You'd think the Enterprise would be less rigid socially. Perhaps the consequence for this kind of advanced civilization is that society as a whole has become less forgiving of those who don't conform to the general norm. Or is that just a Starfleet thing? I guess I often forget that this is technically a military institution, even though the Enterprise is on a mission of exploration. Is the need for sameness in the crew the reason why all the quirky secondary crew characters we meet end up disappearing after an episode or two?

Anyway, this was also a nice episode for Beverly and Deanna. They were both the most involved in Barclay's transition from brilliant nerd to proper crew member — Beverly in particular using theater in a way that allowed him to play someone else, but also forced him to engage with people in a public setting away from the isolation of the Holodeck. Deanna's contribution was a little more intimate, as Barclay managed to make a pass at Troi that she didn't accept until after his super intelligence was removed.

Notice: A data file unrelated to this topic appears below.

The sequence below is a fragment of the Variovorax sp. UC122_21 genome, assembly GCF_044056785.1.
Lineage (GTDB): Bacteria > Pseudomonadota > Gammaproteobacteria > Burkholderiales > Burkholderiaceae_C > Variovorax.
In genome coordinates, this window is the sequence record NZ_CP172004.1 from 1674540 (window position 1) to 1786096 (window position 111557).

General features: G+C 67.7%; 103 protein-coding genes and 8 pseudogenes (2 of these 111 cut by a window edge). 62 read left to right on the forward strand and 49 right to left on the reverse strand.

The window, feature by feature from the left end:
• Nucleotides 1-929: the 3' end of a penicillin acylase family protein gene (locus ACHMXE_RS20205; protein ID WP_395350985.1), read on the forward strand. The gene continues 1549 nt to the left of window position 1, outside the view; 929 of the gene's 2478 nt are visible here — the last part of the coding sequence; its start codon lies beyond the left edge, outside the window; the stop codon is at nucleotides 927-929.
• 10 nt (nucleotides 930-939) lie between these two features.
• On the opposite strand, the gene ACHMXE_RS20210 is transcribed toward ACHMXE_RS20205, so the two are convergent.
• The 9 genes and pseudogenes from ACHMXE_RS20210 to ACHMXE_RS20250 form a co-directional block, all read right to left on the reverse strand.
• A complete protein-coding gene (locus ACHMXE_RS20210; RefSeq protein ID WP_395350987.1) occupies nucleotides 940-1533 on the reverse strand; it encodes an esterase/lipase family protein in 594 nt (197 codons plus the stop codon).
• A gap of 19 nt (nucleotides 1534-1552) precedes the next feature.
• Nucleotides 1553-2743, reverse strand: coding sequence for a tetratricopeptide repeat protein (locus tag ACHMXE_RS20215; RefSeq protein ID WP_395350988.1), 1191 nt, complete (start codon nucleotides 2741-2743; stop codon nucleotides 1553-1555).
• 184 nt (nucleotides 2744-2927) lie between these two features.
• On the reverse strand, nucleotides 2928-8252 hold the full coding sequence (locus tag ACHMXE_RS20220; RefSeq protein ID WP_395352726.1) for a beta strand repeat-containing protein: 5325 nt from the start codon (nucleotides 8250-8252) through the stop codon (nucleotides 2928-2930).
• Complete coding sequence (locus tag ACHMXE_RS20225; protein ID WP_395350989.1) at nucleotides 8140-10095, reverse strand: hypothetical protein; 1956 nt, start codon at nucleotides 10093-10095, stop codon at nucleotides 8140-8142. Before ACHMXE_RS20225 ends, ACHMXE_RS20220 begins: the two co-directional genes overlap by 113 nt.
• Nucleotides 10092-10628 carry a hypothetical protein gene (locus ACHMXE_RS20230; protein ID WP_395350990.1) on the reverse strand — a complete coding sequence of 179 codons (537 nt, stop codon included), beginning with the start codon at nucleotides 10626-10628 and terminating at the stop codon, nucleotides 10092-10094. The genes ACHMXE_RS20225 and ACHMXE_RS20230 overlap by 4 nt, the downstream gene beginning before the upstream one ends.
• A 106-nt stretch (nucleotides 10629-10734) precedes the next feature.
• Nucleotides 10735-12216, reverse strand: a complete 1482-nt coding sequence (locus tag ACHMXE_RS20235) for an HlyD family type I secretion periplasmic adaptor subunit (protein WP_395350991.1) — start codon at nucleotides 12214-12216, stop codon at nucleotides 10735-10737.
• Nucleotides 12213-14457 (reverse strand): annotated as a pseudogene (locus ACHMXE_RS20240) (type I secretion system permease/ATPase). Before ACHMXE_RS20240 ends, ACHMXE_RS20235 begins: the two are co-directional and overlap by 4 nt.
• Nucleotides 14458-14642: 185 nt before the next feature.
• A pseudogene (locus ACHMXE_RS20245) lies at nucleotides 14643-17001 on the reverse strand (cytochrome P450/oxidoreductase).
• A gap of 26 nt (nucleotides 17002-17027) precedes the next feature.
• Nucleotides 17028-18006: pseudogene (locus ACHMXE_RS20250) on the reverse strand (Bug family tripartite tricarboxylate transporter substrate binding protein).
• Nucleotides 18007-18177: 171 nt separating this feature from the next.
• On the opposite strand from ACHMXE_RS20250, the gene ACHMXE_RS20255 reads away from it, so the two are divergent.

Speaking of which, the aliens were kind of different too. Instead of the god-like aliens (although the Cytherians were close with the giant hovering head and ethereal appearance), they were just curious explorers with a strange need to stay home and bring the universe to them. It was a fun little twist on the usual malevolent aliens, and there was no intention to kidnap or hold the crew hostage. It was instead a small moment of true exploration as the crew fulfilled their mission, albeit a little backwards (they were the ones who were sought after).


The lasers that were bouncing off of Barclay's head when he was hooked into the computer were actual lasers bouncing off his head. They weren't a special effect added in post production (ah, the wonders of pre-CGI Hollywood).

This episode was choosen specifically for Dwight Schultz to come back as Barclay.